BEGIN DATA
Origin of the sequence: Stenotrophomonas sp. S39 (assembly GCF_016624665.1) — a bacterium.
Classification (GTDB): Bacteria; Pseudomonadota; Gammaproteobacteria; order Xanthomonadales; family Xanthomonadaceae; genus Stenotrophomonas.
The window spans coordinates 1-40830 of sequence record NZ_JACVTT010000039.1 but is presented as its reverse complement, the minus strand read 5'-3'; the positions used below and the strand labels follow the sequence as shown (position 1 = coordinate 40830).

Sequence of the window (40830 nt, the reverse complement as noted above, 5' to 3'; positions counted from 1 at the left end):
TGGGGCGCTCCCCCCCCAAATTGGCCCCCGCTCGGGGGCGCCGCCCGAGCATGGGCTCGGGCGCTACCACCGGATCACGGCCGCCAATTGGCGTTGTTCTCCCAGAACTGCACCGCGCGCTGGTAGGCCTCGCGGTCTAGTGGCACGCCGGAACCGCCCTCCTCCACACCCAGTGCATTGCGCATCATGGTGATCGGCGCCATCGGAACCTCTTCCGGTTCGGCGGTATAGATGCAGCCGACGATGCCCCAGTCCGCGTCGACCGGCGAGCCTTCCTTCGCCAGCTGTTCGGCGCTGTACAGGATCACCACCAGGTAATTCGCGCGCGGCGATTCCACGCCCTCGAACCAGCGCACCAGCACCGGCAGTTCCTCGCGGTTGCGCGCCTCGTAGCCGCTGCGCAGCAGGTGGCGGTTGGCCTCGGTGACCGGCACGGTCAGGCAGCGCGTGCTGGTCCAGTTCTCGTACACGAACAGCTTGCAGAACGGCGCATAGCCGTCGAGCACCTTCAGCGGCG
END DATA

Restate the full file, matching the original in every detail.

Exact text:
Origin of the sequence: Stenotrophomonas sp. S39 (assembly GCF_016624665.1) — a bacterium.
Classification (GTDB): Bacteria; Pseudomonadota; Gammaproteobacteria; order Xanthomonadales; family Xanthomonadaceae; genus Stenotrophomonas.
The window spans coordinates 1-40830 of sequence record NZ_JACVTT010000039.1 but is presented as its reverse complement, the minus strand read 5'-3'; the positions used below and the strand labels follow the sequence as shown (position 1 = coordinate 40830).

Sequence of the window (40830 nt, the reverse complement as noted above, 5' to 3'; positions counted from 1 at the left end):
TGGGGCGCTCCCCCCCCAAATTGGCCCCCGCTCGGGGGCGCCGCCCGAGCATGGGCTCGGGCGCTACCACCGGATCACGGCCGCCAATTGGCGTTGTTCTCCCAGAACTGCACCGCGCGCTGGTAGGCCTCGCGGTCTAGTGGCACGCCGGAACCGCCCTCCTCCACACCCAGTGCATTGCGCATCATGGTGATCGGCGCCATCGGAACCTCTTCCGGTTCGGCGGTATAGATGCAGCCGACGATGCCCCAGTCCGCGTCGACCGGCGAGCCTTCCTTCGCCAGCTGTTCGGCGCTGTACAGGATCACCACCAGGTAATTCGCGCGCGGCGATTCCACGCCCTCGAACCAGCGCACCAGCACCGGCAGTTCCTCGCGGTTGCGCGCCTCGTAGCCGCTGCGCAGCAGGTGGCGGTTGGCCTCGGTGACCGGCACGGTCAGGCAGCGCGTGCTGGTCCAGTTCTCGTACACGAACAGCTTGCAGAACGGCGCATAGCCGTCGAGCACCTTCAGCGGCG